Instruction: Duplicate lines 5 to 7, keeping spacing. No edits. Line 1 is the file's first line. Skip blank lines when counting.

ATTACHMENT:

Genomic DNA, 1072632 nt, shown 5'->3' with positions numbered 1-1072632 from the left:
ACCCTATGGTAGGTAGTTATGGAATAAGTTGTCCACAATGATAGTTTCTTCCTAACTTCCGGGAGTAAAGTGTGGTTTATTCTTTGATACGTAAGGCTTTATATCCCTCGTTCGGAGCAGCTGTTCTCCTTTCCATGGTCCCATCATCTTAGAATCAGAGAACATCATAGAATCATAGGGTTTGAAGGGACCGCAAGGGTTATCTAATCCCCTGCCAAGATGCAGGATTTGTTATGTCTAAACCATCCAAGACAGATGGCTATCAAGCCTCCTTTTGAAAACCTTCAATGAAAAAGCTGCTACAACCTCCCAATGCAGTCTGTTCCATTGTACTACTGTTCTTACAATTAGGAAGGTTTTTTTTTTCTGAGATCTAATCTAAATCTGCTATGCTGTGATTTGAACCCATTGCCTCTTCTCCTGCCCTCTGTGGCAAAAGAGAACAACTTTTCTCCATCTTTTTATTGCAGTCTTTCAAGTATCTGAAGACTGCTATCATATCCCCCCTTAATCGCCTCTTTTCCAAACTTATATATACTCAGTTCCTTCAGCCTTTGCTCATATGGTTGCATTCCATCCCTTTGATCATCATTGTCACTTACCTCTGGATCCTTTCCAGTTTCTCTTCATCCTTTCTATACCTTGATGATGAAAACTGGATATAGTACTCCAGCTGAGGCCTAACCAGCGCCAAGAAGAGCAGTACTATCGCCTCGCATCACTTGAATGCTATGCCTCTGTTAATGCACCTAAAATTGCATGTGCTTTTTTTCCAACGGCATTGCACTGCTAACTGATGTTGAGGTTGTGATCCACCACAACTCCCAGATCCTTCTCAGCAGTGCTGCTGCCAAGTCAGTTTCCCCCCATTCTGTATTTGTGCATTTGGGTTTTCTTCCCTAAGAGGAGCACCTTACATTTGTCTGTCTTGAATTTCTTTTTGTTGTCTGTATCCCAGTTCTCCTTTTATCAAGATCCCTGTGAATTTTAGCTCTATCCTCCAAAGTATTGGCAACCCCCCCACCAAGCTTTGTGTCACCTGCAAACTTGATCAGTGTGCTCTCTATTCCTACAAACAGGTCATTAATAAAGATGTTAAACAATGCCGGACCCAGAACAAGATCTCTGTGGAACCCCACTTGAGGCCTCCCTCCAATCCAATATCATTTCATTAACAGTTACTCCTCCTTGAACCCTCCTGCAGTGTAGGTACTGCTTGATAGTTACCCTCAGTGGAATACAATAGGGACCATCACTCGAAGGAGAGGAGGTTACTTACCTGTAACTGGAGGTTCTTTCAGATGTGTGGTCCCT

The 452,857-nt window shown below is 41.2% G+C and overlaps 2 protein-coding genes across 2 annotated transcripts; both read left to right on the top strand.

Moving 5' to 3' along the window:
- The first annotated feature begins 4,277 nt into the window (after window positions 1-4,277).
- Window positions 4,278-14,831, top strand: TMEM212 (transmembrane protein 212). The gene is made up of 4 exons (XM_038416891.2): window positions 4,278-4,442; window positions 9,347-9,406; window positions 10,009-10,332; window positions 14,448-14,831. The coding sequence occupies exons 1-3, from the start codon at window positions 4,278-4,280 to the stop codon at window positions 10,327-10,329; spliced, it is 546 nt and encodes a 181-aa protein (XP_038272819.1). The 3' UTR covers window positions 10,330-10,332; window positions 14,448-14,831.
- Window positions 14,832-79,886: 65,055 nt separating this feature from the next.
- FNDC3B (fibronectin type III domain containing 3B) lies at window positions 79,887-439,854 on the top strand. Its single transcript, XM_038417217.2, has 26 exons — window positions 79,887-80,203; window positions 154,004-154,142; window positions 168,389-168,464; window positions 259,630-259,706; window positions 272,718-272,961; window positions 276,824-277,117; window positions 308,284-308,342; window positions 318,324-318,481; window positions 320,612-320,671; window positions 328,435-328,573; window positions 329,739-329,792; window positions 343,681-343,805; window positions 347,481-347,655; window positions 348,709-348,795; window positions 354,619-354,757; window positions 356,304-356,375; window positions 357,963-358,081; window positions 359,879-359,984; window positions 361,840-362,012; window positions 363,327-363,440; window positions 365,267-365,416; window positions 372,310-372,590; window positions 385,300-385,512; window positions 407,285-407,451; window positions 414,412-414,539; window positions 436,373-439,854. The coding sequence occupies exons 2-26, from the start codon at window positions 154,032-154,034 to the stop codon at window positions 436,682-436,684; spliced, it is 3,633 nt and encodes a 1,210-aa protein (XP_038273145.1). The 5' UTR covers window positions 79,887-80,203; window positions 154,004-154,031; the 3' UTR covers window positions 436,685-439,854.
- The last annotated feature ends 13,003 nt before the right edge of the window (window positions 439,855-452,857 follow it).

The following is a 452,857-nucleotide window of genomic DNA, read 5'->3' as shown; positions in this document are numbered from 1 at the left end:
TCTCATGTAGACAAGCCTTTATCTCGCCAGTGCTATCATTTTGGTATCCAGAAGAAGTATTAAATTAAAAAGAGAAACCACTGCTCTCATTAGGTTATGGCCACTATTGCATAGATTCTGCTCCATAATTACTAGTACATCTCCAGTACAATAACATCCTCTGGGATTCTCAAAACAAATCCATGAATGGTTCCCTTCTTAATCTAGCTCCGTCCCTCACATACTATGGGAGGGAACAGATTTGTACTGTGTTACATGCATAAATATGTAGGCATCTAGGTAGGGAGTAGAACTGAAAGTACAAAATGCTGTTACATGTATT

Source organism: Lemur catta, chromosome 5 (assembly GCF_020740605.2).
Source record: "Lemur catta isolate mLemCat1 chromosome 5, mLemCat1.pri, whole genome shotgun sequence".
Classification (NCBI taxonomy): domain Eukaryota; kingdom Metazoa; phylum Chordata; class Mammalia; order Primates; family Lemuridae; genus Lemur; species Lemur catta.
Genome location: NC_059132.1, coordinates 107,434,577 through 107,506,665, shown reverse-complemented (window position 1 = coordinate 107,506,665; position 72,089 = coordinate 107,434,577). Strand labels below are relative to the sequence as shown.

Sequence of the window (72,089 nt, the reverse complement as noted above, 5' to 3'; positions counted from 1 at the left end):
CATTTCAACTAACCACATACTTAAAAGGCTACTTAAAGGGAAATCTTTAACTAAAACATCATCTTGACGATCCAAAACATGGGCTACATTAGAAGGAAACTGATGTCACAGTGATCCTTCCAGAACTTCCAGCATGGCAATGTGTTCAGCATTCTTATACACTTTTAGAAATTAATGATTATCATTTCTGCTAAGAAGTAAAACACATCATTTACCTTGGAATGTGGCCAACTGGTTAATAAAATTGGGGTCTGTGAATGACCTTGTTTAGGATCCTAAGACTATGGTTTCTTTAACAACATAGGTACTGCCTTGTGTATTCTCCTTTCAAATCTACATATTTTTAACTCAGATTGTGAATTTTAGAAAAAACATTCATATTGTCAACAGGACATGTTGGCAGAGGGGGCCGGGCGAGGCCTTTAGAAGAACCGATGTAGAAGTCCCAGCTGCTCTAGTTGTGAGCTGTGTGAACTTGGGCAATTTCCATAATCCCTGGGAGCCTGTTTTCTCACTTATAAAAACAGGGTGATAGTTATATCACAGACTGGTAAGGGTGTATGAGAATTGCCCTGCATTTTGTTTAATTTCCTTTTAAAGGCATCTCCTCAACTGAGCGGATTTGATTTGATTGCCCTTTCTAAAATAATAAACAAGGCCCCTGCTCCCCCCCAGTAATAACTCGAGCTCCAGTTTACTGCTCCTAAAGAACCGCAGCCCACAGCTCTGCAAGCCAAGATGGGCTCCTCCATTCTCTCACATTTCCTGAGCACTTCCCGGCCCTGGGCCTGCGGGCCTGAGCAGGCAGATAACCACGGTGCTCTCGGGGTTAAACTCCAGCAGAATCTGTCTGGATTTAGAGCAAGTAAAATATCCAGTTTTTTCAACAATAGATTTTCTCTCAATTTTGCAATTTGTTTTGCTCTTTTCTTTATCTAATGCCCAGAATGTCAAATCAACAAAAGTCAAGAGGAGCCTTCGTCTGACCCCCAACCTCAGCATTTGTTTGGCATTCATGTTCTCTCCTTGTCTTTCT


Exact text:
- The first annotated feature begins 4,277 nt into the window (after window positions 1-4,277).
- Window positions 4,278-14,831, top strand: TMEM212 (transmembrane protein 212). The gene is made up of 4 exons (XM_038416891.2): window positions 4,278-4,442; window positions 9,347-9,406; window positions 10,009-10,332; window positions 14,448-14,831. The coding sequence occupies exons 1-3, from the start codon at window positions 4,278-4,280 to the stop codon at window positions 10,327-10,329; spliced, it is 546 nt and encodes a 181-aa protein (XP_038272819.1). The 3' UTR covers window positions 10,330-10,332; window positions 14,448-14,831.
- Window positions 14,832-79,886: 65,055 nt separating this feature from the next.